Kindle Light Face Off: Belkin eBook Light vs. Octovo Solis

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The newest Kindle has a light bundled with its case, but there are plenty of eReader owners still stuck in the dark, unless you find yourself a decent light source. There are a couple options available that were specifically meant to fit a Kindle. We tested the Belkin eBook Light ($24.99) and the Octovo Kindle Light ($29.99) to see how much they brightened up our eReading experience—check out our impressions after the jump.

Belkin eBook Light

At first glance, Belkin's eBook Light seems a little goofy. The hefty battery pack requires three AAA batteries (sold separately) and the 7-inch flexible arm—which supports the light—looks like a rejected add-on from "Inspector Gadget," but thankfully, the light's performance makes up for its appearance. Note: this add-on is purely for the Kindle; the mounting clip slipped off of our Barnes & Noble Nook.

The lamp head features three LEDs, and even on low—the light toggles between two brightness settings—it still provided ample light to read by. To attach the accessory,  pull out the retractable front half of the clip and slide the light over the top of the Kindle.  Rubberized surfaces on the front and back side of the clip fit snugly without leaving scuff marks.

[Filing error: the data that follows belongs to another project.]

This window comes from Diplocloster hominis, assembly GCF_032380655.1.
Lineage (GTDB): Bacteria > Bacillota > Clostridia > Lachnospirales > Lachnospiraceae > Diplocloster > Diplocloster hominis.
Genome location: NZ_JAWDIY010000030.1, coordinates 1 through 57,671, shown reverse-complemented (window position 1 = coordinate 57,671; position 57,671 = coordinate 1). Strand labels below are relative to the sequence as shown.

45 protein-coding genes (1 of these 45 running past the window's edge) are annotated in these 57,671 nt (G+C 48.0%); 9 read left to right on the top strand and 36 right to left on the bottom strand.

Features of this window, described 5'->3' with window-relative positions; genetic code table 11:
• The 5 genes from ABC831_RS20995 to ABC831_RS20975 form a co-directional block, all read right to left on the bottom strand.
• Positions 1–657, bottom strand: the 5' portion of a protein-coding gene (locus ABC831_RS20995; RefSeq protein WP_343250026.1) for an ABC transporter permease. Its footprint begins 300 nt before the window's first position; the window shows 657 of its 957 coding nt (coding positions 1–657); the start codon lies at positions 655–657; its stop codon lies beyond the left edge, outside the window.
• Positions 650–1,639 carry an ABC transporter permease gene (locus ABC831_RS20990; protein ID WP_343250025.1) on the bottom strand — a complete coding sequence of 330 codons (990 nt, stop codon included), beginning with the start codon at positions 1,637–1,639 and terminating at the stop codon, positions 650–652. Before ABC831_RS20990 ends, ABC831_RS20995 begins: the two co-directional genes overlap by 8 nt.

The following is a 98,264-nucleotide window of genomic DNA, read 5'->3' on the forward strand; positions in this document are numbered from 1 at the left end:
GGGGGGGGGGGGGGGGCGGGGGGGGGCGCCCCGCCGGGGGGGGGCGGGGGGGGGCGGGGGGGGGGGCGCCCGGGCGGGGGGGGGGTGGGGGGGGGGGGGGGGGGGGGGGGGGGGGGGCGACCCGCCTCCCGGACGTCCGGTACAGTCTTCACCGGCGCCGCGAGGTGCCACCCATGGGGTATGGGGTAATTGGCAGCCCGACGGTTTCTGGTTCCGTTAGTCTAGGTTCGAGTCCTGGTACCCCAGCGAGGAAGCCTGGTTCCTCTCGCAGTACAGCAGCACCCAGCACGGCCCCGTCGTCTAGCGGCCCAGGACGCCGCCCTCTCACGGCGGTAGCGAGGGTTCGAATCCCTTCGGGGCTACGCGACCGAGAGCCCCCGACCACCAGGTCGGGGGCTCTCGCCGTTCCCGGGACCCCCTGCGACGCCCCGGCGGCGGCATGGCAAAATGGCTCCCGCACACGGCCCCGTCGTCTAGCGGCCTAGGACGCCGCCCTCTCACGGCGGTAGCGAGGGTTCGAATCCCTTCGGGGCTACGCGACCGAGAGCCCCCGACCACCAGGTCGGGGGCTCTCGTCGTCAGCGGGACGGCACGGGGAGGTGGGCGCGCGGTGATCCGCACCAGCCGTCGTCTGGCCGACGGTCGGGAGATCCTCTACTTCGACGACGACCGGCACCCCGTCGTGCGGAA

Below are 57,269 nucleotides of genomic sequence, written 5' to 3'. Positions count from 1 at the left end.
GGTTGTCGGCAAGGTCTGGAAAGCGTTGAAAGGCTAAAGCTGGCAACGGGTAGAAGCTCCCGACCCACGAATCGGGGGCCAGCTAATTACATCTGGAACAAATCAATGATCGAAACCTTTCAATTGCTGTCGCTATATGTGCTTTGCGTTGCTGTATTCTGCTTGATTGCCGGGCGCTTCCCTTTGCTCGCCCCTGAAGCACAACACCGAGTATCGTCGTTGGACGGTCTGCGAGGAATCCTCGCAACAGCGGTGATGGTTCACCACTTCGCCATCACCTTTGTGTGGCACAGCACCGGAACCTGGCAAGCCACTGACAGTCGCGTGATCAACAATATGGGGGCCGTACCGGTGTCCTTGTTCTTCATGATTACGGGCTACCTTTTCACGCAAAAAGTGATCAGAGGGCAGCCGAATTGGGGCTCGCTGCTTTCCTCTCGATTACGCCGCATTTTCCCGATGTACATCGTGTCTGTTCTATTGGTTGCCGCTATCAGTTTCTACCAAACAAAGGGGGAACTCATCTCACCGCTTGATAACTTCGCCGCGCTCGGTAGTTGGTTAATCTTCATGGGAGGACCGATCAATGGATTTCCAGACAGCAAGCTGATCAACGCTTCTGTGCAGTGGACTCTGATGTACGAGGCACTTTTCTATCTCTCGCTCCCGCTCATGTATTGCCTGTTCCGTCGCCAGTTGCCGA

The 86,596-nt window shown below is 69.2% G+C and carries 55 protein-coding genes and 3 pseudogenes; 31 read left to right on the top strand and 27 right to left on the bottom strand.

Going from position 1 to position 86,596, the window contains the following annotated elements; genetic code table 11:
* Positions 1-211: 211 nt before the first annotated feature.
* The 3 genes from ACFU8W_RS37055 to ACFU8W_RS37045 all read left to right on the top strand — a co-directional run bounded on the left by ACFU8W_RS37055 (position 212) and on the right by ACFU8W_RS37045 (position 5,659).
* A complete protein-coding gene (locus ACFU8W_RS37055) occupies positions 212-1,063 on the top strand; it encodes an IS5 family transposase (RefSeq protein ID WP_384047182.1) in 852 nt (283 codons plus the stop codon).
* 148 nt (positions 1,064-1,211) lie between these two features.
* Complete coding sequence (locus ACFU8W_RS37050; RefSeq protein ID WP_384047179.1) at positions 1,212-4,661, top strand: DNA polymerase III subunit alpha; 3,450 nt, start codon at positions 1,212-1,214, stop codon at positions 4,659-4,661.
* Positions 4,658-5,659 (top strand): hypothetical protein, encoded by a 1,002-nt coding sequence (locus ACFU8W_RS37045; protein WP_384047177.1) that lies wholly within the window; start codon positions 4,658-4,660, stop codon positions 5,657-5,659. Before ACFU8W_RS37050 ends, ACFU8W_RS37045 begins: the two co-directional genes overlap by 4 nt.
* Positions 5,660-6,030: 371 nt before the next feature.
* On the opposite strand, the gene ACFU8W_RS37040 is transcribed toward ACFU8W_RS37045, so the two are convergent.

The battery pack makes up most of the 4.3 ounces. The dimensions measure a mere 1.4 x 1 x 2 inches—so there's little wasted space. The lamp head can be slipped inside the clip for easy travel, but even when it's put away, the adjustable arm still sticks out from the top of the light by several inches.

Octovo Solis

The Octavo Solis's svelte design makes it an instant eye-catcher. The top section of the light sits on a swivel—moving it onto a 90 degree angle activates a single LED.

The top arm moves into place with a satisfying pop, but there is only one brightness level to this light, and it was not nearly as effective as the Belkin eBook Light. The rubber and plastic mounting hinge holds onto to the Kindle very well, but because it's not adjustable we couldn't fit the light onto a Nook.

The sleek brushed aluminum body is not much larger than the included AA battery that the light requires. The battery does give the Solis most of its weight, but even then this device weighs less than 1.8 ounces.

Winner: Belkin eBook Light

The benefits of a few extra LEDs are easy to see on the Belkin eBook Light. It literally blows the Solis' single LED away in terms of brightness. The Solis is an adequate light source for a little light night reading; the single LED works and looks good. However, given the choice, we'd much prefer to save our eyes the strain and would go with the Belkin.

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3 comments
  • Mike Lowry Says:

    David got owned big time.

  • AndyJ Says:

    David, I think that reading my Kindle while waiting for the bus home on a winter's evening with a 4 mile long mains lead attached to the light might just be a little impractical:)

  • David Says:

    Wouldn't it just be easier and less cumbersome to get a low watt lamp for your bedside night stand? I thnk that is the option I am going to take when I get my Kindle.

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